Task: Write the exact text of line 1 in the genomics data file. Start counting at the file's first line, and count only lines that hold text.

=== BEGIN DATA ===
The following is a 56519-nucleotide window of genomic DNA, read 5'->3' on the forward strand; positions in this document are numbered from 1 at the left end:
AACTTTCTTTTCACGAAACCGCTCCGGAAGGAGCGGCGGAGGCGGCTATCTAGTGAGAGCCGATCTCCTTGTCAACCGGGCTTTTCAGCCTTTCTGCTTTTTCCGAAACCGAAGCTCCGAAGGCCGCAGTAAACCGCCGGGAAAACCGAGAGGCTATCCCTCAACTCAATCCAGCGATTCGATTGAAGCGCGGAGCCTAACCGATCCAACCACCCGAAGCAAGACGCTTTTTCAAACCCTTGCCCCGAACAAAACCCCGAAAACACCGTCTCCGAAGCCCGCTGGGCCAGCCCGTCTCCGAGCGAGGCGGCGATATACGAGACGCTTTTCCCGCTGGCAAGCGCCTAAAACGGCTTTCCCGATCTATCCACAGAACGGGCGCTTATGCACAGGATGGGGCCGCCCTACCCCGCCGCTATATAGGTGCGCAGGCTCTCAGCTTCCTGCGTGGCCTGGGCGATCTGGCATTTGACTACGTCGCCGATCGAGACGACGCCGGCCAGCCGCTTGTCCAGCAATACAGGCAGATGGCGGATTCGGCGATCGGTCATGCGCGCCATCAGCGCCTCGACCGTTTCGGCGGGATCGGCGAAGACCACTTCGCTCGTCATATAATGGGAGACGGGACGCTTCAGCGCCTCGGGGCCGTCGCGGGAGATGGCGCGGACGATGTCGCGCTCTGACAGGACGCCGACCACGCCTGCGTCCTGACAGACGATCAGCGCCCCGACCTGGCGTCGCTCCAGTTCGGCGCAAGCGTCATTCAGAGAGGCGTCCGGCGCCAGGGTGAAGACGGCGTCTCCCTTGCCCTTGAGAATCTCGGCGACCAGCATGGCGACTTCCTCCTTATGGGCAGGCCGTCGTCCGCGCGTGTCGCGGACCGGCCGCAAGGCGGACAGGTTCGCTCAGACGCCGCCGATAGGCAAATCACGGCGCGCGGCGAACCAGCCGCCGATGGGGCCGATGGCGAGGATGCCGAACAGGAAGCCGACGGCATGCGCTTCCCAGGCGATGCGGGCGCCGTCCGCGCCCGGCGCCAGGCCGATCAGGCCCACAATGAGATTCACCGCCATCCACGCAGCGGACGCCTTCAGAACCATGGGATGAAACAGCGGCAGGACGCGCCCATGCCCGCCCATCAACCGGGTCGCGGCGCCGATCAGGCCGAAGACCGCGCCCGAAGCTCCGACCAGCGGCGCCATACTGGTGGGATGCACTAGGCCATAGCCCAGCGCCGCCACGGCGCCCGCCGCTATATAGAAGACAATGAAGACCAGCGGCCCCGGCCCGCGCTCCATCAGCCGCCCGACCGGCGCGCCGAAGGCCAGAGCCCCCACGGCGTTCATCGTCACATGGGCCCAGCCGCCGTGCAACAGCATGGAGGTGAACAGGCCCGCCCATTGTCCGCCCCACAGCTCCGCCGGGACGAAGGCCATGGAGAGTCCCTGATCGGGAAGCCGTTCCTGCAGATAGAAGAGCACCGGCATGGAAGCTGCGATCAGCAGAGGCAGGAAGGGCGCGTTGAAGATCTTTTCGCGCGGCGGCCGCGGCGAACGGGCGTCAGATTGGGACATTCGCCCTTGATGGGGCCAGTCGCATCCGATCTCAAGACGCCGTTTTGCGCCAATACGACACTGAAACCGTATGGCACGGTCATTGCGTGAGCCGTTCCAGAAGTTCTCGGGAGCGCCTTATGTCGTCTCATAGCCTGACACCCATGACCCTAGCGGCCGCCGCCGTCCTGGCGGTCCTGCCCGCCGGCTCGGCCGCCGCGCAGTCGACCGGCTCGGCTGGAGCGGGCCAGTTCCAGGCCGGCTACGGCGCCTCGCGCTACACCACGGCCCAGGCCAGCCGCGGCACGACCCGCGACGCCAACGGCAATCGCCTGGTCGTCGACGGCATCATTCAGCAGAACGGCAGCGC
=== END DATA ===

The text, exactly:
The following is a 56519-nucleotide window of genomic DNA, read 5'->3' on the forward strand; positions in this document are numbered from 1 at the left end: